It was a typical, boiling hot summers day, and we decided to check out a local waterhole in the Lower Blue Mountains. The track down to this spot was moderate consisting of fire trail, rock scrambles and a fairly steep descent to the creek. We weren’t sure what to expect, or even sure if there would be water in the creek given how dry it had been over the past couple of weeks.
This Australia Day we took a trip down to Kosciuszko National Park for an overnight hike at Cascade Hut. After parking the car at Dead Horse Gap, we made our way along the fire trail which followed a beautiful, meandering creek (Thredbo River). It was a 10kilometre walk out to the hut, passing through an array of different scenery; open plain areas, areas of beautiful snow gums, and a tall wooded forest area.
In addition to the stunning scenery, the National Park area is also known for the wild brumbies; it was easy to see why. Along the trail, there were mounds of horse droppings and we were surprised that we only caught sight of the Brumbies when we were a couple of kilometres from the hut. After setting up the tent, and checking out Cascade Hut, we took a short walk down to Cascade Creek, and it was easy to see why the Brumbies pose such a significant threat to the ecosystem; large ruts in the area close to the creek and areas that has been trampled.
We had in our minds that the Brumbies would be mangy, but they were quite the opposite. They had beautiful shiny coats, and seemed quite curious of the humans, stopping to take a look at us at the campsite.
After a delicious dinner of three cheese tortellini and scrumptious apple pie dessert, we hit the hay, ready for the walk out the following day.
This is an amazing place to visit and camp if you have the time. A great supply of water and even a pit toilet (if you could brave the relentless March flies who took relish In biting humans). A popular spot for bushwalkers and bike riders alike!
Photos from the trip can be found here.
A great short day walk out to Hanging Rock and Baltzer Lookout. It is well worth the walk out, especially on a lovely day.
We spent a while enjoying the day and watching others walk along the edge & the climbers nearby.
A short video from the day:
And as normal the GPS logs:
Another splendid 3 days in the Wild Dog Mountains to attend the Dawn Service at Splendour Rock. This time we did it a little different and went Carlons Farm > Black Horse Ridge > Mobbs Swamp > Mount Dingo > Splendour Rock > Wombat Parade (on the east side of Mt Warrigal) > Medlow Gap > Carlons Farm.
The Barrenjoey Head lighthouse, constructed in 1881, is found on the Barrenjoey headland. It’s a short uphill walk from the carpark and definitely worth it for the views alone. Lighthouse tours are available on Sundays, run by friendly and knowledgeable volunteers. Highly recommended!
Fun fact: The outside of the lighthouse has never been washed. The wind keeps it clean.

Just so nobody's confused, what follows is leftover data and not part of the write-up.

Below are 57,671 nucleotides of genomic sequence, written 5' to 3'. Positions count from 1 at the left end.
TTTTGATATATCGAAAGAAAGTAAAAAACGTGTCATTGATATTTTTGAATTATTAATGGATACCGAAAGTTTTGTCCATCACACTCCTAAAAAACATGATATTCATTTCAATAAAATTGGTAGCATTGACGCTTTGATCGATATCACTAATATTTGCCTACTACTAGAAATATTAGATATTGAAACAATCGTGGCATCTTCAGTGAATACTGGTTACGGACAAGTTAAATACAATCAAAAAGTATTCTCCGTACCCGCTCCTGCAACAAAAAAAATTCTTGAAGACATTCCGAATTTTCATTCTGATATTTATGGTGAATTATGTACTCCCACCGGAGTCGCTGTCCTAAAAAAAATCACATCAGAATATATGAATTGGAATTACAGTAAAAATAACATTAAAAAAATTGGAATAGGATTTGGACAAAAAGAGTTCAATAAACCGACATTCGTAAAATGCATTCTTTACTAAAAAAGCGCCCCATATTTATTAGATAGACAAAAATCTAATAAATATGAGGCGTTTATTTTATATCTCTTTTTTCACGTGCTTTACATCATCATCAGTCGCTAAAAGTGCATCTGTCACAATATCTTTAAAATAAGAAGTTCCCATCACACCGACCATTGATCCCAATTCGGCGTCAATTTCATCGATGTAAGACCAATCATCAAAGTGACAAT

More photos can be found in my gallery here.
Sarah, Andy, Cal & I headed down to the Colo River on the long weekend. Water levels were still quite low (~0.6m at the BOM gauge) despite the recent rain, so we decided to head upstream from the bottom of Bob Turners track to check out Mailes Cave once again. Water levels upstream were more than adequate for the lilo trip upstream.
Andy at the sign at the start of Bob Tuners Track.
It was a pleasant walk down to the Colo River before the heat of the day.
There was allot more grass on the sandy section at the bottom of Bob Turners.
We had a nice paddle up the river until we came to Mailes Cave (just past the second set of rapids). The obligatory “National Park” sign photo on the way out.
All the photos are in my gallery here.
A nice afternoon bushbash on the Southern side of Warrimoo to find GCPVP3.
Rusty, Ryan, Steph, Sarah and I headed to Dr Darks Cave for a shortish walk. We decided on this one as it had a bit of history around it and due to the 50km/h+ winds.
It is believed that in 1937 Dr. Dark’s discovered this cave which is located in the Fortress Ridge area of the Mt. Hay. It was used as a family home for a couple of weeks at a time. The main room comes complete with a shower (waterfall) and his rusty metal cooking items still remain in place (see photos below). Near the fire ring there is a square rusty metal box which contains a visitors book.
A short walk past the waterfall leads to you some fantastic views!
This year I was joined with Sarah, Andy and Cal for the annual Dawn Service at Splendour Rock. We left Carlon’s Farm at 20:00 and headed out via the fire trail (Medlow Gap). It was good weather and made decent pace, getting in at Mobbs Swamp at midnight to get some rest. We set the alarms for 03:30 to make it up to Splendour Rock in time for the dawn service.
Andy at Splendour Rock waiting for the dawn service to begin.
Sarah and Cal at Splendour Rock waiting for the dawn service to begin.
Sarah and I at Splendour Rock waiting for the dawn service to begin.
This year we had fantastic weather and a beautiful sunrise.